Saturday, September 6, 2014

Umbrella Stand

There are two types of umbrellas. The big fancy (and expensive) variety that open and closes smoothly and are often gorgeous to look at. But we tend not to buy those for fear of losing them, once the sun comes out. And then there are the cheap ones most of us buy on the street for a few dollars when we're stuck in the rain. 

This project shows you how to make an umbrella for your doll. The results, well....equate to the quality of the cheaper variety you probably use yourself. Mind you, there are gorgeous working 1/6 scale umbrellas around.....for a price. Often you can find them on Ebay or other auction sites like The Doll Page costing 20-30 USD. Joe Blitman sells them in a few different colors for 29.99 USD. Honestly, that's more than I spend on the ones I buy for myself. However, if you have or don't mind spending the money and can find one, you should buy it because they are tiny mechanical works of art. If not, should be happy with today's project.

There are a number of different doll umbrella tutorials on YouTube. Most feature umbrellas that remain either permanently open or closed but cannot do both. The better tutorials, including that of Joanne's Minis on YouTube, use a paper cocktail umbrella as a base. This is a very good and inexpensive idea for creating a functional umbrella. There are, however, issues. First there is a problem with scale. Cocktail umbrellas are too small for Barbie and friends. Second, a problem with shape. Those cocktail decorations are, in effect, parasols. Umbrellas are curved; parasols are straight. Nonetheless, I felt the basic concept was good enough for me to explore what could actually work for the 12 inch doll. I have posted many pictures here so you know exactly what you can realistically expect.....a "cheap" umbrella for your doll. (She won't mind so long as she keeps dry.)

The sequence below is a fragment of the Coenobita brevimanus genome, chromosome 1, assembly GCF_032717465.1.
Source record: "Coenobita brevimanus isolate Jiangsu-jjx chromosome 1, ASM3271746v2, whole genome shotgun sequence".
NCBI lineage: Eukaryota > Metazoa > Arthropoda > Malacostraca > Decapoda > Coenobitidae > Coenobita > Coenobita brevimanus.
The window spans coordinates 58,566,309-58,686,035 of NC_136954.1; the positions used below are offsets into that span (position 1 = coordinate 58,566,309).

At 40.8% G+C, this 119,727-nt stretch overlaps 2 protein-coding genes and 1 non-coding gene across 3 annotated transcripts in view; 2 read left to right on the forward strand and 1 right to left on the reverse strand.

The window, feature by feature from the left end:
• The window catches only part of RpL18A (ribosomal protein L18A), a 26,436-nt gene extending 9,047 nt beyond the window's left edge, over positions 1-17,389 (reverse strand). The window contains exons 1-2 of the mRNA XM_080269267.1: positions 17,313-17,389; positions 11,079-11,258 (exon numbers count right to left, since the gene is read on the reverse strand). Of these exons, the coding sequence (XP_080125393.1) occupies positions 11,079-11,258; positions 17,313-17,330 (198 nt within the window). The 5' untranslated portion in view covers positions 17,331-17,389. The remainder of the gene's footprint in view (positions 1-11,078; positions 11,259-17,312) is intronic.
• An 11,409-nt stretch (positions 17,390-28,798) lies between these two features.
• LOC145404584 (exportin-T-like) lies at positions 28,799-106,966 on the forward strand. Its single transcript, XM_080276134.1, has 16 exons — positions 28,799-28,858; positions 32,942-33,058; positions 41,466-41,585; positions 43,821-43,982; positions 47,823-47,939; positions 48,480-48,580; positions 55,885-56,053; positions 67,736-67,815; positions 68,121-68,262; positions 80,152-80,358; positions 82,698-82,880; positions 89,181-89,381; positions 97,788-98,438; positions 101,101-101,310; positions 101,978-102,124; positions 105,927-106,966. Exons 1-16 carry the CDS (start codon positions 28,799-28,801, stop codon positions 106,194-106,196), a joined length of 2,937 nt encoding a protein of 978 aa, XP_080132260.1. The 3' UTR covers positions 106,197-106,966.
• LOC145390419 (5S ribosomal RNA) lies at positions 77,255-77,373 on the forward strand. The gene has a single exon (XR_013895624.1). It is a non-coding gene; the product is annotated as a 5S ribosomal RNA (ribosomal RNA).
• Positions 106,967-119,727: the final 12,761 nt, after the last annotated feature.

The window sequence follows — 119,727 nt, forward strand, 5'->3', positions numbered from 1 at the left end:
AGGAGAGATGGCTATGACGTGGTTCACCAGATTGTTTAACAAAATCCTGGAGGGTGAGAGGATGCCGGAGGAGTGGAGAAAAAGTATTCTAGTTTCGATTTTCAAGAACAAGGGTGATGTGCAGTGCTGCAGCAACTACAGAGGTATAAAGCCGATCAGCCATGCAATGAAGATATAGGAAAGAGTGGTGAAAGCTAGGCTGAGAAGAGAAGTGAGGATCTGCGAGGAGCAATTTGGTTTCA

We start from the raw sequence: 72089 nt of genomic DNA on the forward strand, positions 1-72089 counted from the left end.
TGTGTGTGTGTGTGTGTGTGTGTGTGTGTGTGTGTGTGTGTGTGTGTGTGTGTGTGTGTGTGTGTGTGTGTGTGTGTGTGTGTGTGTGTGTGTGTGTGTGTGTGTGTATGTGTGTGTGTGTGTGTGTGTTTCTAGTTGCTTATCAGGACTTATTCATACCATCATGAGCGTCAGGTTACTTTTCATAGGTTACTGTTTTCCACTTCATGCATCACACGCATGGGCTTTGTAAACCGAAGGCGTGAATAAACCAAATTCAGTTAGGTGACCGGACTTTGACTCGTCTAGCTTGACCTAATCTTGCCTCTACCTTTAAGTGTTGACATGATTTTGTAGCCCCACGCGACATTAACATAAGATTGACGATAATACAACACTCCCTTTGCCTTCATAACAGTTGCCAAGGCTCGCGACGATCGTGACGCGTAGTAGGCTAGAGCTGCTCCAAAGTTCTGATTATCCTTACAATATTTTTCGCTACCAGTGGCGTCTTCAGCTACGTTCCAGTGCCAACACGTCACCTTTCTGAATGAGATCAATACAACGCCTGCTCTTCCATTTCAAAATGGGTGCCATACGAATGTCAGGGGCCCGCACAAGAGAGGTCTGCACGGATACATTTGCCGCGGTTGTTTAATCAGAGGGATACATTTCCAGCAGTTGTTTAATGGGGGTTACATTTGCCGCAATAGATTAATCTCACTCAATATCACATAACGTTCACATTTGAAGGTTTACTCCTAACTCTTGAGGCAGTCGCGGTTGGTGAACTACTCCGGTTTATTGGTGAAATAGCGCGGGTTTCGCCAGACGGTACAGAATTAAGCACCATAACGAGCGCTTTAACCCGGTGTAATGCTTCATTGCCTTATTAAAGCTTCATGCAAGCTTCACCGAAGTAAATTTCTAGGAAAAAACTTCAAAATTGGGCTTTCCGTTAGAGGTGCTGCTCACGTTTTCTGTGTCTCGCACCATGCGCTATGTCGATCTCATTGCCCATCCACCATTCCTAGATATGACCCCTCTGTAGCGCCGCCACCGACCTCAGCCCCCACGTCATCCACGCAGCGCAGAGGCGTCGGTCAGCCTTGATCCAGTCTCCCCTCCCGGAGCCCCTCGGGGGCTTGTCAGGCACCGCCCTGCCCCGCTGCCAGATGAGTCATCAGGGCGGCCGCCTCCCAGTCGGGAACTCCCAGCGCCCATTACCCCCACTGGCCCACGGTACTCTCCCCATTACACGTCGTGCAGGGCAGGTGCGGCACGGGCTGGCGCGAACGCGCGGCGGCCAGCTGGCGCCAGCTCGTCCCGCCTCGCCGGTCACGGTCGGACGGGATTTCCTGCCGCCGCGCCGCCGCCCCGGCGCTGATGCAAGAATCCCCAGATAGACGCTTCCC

1) I started out by using a compass to draw a circle big enough for the scale of the doll that could also be supported by the original umbrella. The pencil is 2-3/4 inch (72 mm) away from the needle, thus creating a circle 5-1/2 inches wide. 2) Cut out the resulting circle. Fold in half, then in quarters, then in eighths.
1) Carefully remove the paper from the frame. It is made from tiny paper spokes and is quite fragile. I add extensions to the edges of each spoke. You can either take matches from a paper matchbook and cut each one done to the same width or you can sacrifice another umbrella by cutting off the spokes. 2) Poke a hole in the center of your circle and stick the point of the frame through it. One by one, glue on the extensions, lining each up with the edge of the circle. 3) Paint the frame. For the red umbrella I used silver acrylic paint. For the black, I used black acrylic which tends to be matte. Honestly, the matte paint works better because it dries faster. The metallic remains moist longer and sometimes unglues the original spokes.